National Weather Service criticized over tornado warning timeline

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MOORE, Okla. - Several residents in Moore say they had only seconds to take cover before their homes were hit by a tornado on Wednesday evening.

Shortly after 6:30 p.m., KFOR and Bob Moore Chopper 4 reported a tornado touching down in Moore.

However, many residents say sirens in the area were not going off and a tornado warning was not issued for several minutes.

According to a statement issued from the National Weather Service, the decision to issue a tornado warning was based on spotters and media reports.

The day after the event, the National Weather Service released its storm timeline, stating that a tornado developed in southwest Oklahoma City around 6:35 p.m.

The organization issued a tornado warning at 6:41 p.m. for southwest Oklahoma City.

A tornado warning for Moore was issued at 6:43 p.m.

"The siren didn't go off until the vent was falling on my head," said Greg Best, a tornado victim.

City leaders in Moore say the sirens were set off before the tornado touched down, adding they may have been hard to hear over the storm.

"We blew ours at 6:30, right at 6:30," said Mayor Glenn Lewis.

"It's important to remember National Weather Service tornado warnings are one part of an integrated warning system that also includes the local broadcast media and city and county emergency management officials. This warning system is designed with multiple layers. This means, for example, if a trained storm spotter reports a tornado, many communities have the ability to activate their own local warning systems, including outdoor warning devices with or without an official NWS tornado warning. Anytime your community's outdoor warning sirens are sounded, or you feel threatened by a storm, it's an indication that you need to go to a safe place and seek additional information, regardless of whether a tornado warning is in effect," the statement from NWS read.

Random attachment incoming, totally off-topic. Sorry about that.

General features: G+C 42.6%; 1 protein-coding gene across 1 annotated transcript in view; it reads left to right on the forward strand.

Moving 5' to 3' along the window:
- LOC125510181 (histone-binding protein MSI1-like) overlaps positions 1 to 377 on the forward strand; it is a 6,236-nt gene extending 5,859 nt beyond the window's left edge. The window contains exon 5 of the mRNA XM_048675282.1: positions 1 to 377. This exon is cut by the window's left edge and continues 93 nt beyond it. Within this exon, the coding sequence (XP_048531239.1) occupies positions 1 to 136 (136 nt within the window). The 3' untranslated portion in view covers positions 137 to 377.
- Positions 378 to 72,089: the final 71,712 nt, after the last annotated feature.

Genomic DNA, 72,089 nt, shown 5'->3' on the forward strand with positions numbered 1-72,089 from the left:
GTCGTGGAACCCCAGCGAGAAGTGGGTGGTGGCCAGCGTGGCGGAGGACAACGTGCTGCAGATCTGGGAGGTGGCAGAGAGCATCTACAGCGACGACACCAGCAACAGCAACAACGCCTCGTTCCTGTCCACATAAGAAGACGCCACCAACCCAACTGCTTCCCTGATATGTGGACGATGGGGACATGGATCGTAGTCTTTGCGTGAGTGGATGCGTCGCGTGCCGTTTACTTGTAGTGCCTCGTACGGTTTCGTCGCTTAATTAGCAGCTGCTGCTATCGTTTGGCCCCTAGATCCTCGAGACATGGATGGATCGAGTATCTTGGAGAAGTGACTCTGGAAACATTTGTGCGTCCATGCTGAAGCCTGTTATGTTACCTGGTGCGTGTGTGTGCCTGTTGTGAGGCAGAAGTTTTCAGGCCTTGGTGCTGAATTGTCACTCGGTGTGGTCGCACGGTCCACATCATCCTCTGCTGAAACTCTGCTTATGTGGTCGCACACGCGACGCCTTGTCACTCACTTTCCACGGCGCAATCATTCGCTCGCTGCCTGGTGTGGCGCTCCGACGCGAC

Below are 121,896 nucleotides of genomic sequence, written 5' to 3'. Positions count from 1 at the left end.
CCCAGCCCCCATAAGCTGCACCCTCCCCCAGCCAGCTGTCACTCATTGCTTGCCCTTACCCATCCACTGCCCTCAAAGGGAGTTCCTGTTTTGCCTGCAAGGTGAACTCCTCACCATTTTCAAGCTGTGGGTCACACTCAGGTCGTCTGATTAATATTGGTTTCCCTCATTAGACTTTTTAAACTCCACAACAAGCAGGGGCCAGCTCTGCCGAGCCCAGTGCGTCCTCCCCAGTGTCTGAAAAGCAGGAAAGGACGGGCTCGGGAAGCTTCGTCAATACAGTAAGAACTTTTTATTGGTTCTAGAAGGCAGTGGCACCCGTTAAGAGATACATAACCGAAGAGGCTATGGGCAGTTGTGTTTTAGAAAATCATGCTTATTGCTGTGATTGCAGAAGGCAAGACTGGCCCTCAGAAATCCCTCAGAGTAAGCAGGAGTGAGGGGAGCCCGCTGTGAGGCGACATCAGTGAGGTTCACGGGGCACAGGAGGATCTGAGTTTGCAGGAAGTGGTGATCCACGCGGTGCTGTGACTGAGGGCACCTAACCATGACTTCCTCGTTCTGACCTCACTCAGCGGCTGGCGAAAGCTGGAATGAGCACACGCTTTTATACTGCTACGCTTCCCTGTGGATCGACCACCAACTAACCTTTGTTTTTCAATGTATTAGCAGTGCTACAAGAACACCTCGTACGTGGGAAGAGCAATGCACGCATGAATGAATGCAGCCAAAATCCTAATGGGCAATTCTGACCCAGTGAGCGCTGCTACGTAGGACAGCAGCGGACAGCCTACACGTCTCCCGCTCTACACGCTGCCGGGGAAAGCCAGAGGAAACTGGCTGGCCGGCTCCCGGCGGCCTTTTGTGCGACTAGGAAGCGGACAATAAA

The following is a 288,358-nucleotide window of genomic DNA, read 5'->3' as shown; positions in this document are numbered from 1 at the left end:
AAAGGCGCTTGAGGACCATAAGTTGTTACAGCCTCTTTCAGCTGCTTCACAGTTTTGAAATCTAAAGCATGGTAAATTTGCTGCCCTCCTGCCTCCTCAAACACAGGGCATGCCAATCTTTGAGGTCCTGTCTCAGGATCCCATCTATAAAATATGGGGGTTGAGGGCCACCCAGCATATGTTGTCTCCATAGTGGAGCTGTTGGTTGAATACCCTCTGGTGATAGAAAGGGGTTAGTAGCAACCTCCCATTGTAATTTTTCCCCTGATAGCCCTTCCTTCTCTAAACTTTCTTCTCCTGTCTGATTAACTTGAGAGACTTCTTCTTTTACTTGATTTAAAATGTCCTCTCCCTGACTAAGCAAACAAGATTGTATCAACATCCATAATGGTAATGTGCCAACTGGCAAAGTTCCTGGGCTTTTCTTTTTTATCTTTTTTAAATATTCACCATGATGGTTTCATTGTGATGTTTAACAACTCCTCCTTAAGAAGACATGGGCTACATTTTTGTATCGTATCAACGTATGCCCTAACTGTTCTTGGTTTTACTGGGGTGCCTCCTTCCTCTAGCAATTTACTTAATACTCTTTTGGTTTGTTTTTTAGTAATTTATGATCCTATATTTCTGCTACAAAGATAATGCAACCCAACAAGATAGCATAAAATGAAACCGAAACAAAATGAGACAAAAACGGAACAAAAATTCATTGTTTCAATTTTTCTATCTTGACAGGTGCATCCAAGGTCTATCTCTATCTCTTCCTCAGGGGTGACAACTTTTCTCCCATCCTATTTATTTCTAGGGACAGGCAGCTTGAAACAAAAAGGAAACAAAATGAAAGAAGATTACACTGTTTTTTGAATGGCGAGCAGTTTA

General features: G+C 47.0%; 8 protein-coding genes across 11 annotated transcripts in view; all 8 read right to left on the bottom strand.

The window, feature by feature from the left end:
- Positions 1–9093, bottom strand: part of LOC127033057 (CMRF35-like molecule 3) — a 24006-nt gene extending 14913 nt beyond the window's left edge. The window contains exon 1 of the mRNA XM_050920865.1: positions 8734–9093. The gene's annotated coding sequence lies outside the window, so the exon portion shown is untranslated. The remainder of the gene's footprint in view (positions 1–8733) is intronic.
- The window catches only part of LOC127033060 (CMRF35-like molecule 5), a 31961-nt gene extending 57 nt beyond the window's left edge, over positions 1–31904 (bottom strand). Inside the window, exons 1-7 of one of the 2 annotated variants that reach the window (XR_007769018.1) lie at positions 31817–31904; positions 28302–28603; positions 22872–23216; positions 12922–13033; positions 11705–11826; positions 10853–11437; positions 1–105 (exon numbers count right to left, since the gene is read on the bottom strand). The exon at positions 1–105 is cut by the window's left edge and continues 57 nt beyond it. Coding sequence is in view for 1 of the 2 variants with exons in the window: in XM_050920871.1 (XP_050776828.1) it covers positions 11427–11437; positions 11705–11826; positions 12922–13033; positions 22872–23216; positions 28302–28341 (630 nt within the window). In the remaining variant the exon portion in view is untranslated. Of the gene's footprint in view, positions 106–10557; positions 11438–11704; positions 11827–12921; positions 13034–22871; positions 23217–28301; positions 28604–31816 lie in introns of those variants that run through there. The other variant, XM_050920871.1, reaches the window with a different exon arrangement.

"Situations like the one on March 25 are complicated, and the storms that produced the damage are difficult to anticipate and extremely difficult to warn for. They are not uncommon in Oklahoma. Fortunately, tornadoes that happen in these scenarios represent the lower end of the tornado intensity spectrum and don't pose the same dangers when compared to the tornadoes we saw back in May 2013."

Some residents in Moore say those warnings could have come too late.

Nancy Coffey and her son, Tim, were watching NewsChannel 4 when the tornado set a bulls-eye on their home.

"There are power flashes, and then he said, 'No, that's between 4th St. and 12th St. on Santa Fe.' And right then, I looked up and watched the roof lift up off upstairs," Coffey said.

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